They were fussy, too, discovering the Kindle I had omitted to take out for the second lot of security checks of the day. Edinburgh didn’t even notice.

In my boycotting-stupid-trains-mode, we hired a car, as Son had found a rental that was so cheap it would have been silly not to. And then we didn’t cross on The Bridge (which is what sensible – or did he call them normal? – people do, according to the Resident IT Consultant) because I, well, I didn’t feel like it. We got the ferry instead. We hit Helsingør ferry terminal at 19.30, and even with fussing over the ticket buying, we were on the ferry, car and all, for the 19.40 departure.

Kronborg, Helsingør

There is no end to Danish television ties here. It was pure Borgen on the way, as I gather they have just called an unexpected election (unless they were merely trying to prevent Mr Cameron from visiting).


On the other side we found a Lidl car park to stop for a five minute food break, so it was all good. The Resident IT Consultant accidentally hit the hot-seat button, so got rather warm before he found the off-button, but since we’d been warned it was going to be cold here, that might not have been a bad thing.

We could be in for more pleasant 8s, if we’re not careful.

The Fugitive

The fifth Theodore Boone is here! I have to own up to still enjoying these junior John Grisham books very much. And that cliffhanger I could see at the end of the first book, which then didn’t materialise? Well, it’s here now. And matters continue to wobble near the edge of the cliff as we leave Theodore and have to wait for the sixth and last book.

Strattenburg’s most wanted man is back. Theodore goes on a school trip to Washington, and accidentally comes across this suspected murderer on the run. Because Theo is Theo, he knows what to do to prove it’s Pete Duffy, and the point of the book is not the catching of Mr Duffy, so much as the trial he needs to face.

John Grisham, The Fugitive

Because it’s the law that Theo the miniature lawyer is passionate about, and it’s important that young readers learn how the law is – supposedly – there to take care of you and keep you safe. The town of Strattenburg is not perfect, but it does its best.

Pete Duffy is not the loveliest of men, and nor is his defense lawyer, or his ‘helpers.’ Some people will go to any lengths to escape jail, and one of the witnesses for the prosecution in particular has to stay brave and remember his duty. But will he? Can he? The case is so difficult that Theo begins to doubt his calling.

The usual interaction with Theo’s parents, Theo’s favourite judge, and some pretty nifty action from uncle Ike.


I was going to waffle a wee bit about yet another CrimeFest I’m not actually at. (And half glad I’m not, because of that ‘new-ish’ intolerance to travel and crowds.) The main reason I would have wanted to be there was to hear Maj Sjöwall. But we can’t have everything.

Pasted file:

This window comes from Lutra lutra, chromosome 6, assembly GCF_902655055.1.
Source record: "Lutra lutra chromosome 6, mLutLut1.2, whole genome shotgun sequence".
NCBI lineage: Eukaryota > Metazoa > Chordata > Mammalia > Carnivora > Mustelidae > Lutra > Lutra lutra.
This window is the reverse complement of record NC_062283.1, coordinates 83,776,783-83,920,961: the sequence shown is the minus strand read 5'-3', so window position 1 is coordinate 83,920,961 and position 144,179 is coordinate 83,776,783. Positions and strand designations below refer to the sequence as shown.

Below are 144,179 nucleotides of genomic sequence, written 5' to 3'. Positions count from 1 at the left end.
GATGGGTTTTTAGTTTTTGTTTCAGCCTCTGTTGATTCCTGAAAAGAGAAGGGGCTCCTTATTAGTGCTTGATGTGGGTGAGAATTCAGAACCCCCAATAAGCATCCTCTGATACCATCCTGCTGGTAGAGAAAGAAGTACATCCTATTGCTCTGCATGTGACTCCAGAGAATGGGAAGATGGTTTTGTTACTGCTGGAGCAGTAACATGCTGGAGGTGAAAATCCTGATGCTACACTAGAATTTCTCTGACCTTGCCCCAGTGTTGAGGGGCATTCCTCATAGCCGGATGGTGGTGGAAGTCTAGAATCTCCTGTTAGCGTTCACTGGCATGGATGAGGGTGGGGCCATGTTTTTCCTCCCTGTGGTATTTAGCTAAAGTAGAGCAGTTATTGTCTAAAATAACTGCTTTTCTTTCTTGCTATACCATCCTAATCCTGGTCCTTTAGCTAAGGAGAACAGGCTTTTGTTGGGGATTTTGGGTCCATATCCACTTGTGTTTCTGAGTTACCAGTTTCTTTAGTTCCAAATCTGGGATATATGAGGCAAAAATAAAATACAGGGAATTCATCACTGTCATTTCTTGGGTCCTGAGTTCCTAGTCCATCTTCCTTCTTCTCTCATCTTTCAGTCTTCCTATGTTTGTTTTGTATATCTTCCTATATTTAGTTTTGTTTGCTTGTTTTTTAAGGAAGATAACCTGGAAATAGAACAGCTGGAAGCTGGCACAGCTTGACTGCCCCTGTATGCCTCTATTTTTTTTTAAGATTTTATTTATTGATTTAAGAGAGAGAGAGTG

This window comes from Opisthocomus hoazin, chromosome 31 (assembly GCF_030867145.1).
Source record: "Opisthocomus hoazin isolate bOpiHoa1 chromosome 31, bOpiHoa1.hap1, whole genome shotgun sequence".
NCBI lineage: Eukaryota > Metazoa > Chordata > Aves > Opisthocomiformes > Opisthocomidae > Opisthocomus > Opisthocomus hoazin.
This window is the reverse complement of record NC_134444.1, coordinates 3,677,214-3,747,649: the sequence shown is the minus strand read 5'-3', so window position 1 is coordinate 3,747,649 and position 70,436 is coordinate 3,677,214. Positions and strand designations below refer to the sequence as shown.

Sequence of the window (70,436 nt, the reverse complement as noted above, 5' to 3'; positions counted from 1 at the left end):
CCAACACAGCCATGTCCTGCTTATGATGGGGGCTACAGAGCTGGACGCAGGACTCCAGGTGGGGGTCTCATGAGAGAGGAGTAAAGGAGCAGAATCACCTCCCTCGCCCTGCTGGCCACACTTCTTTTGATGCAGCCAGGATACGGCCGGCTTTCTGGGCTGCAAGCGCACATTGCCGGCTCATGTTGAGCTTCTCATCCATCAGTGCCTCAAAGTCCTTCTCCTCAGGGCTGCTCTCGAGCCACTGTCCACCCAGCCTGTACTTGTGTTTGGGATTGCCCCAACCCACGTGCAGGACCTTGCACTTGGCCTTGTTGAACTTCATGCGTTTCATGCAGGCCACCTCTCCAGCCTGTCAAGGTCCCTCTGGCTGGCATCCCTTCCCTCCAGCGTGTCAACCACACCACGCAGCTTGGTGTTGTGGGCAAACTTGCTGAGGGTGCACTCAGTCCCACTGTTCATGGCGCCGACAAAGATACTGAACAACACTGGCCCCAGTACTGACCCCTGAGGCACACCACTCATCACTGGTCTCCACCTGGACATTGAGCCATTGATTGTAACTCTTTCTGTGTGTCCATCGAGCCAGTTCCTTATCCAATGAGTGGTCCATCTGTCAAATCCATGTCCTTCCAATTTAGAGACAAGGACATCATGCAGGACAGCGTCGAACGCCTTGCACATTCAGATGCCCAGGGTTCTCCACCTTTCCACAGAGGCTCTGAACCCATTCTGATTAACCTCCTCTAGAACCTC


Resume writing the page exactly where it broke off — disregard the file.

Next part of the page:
Andreas Norman, Into A Raging Blaze

But you’ll be spared the waffling, because the only other comment I have to make about this Bristol weekend gathering of professional killers – who according to Stuart Neville ‘are generally friendly’ – is that they announced the shortlist for the CWA International Dagger on Friday evening. And they’ve had the good taste to include Into a Raging Blaze by Andreas Norman, mostly famous around these parts for having been translated ‘in-house’ by Son of Bookwitch.

I’m actually reasonably proud.

And in the Short Story Dagger, the aforementioned Stuart Neville has been shortlisted for his contribution to the Oxcrimes anthology with Juror 8, which was my favourite. Well done, there too.

May both my favourites win.

Prayer for the Dead

If he’s not running around Edinburgh shivering in the snow, while wearing inadequate shoes, then James Oswald’s hero Tony McLean staggers round a sweltering Scottish capital. I remember that – last – summer well, and I sympathise. (He’s still a bit of an idiot, but he’s a kind and polite and likeable idiot. And we love him.)

The supernatural elements in Prayer for the Dead were a little confusing, as this time things are far more real than they have been in the past. Some of James’s villains are still quite insane, though, and you know there will be no reasoning with them.

James Oswald, Prayer for the Dead

It’s the usual start; where the reader witnesses the murder happening, alongside the victim. You’ve not had time to get to know the victim, but you still feel for them, as they discover what is about to happen. And as far as one of the subplots is concerned, I am convinced James has been to Son’s former flat in Newington. He describes it perfectly. I reckon those builders must have been in on that one, too.

Things are awkward for McLean. Former enemies are brought closer than is comfortable, and he can’t even rely on his boss to be as impossible as he usually is. Must be time for a new new boss.

Anyway, lots of murders of the worst kind, and surely they are connected? That’s what McLean believes. MacBride and Ritchie are both suffering from what happened a few months earlier, and even Madame Rose has problems.

Prayer for the Dead is quite simply another page-turner; with just the right blend of gore, grit and good manners.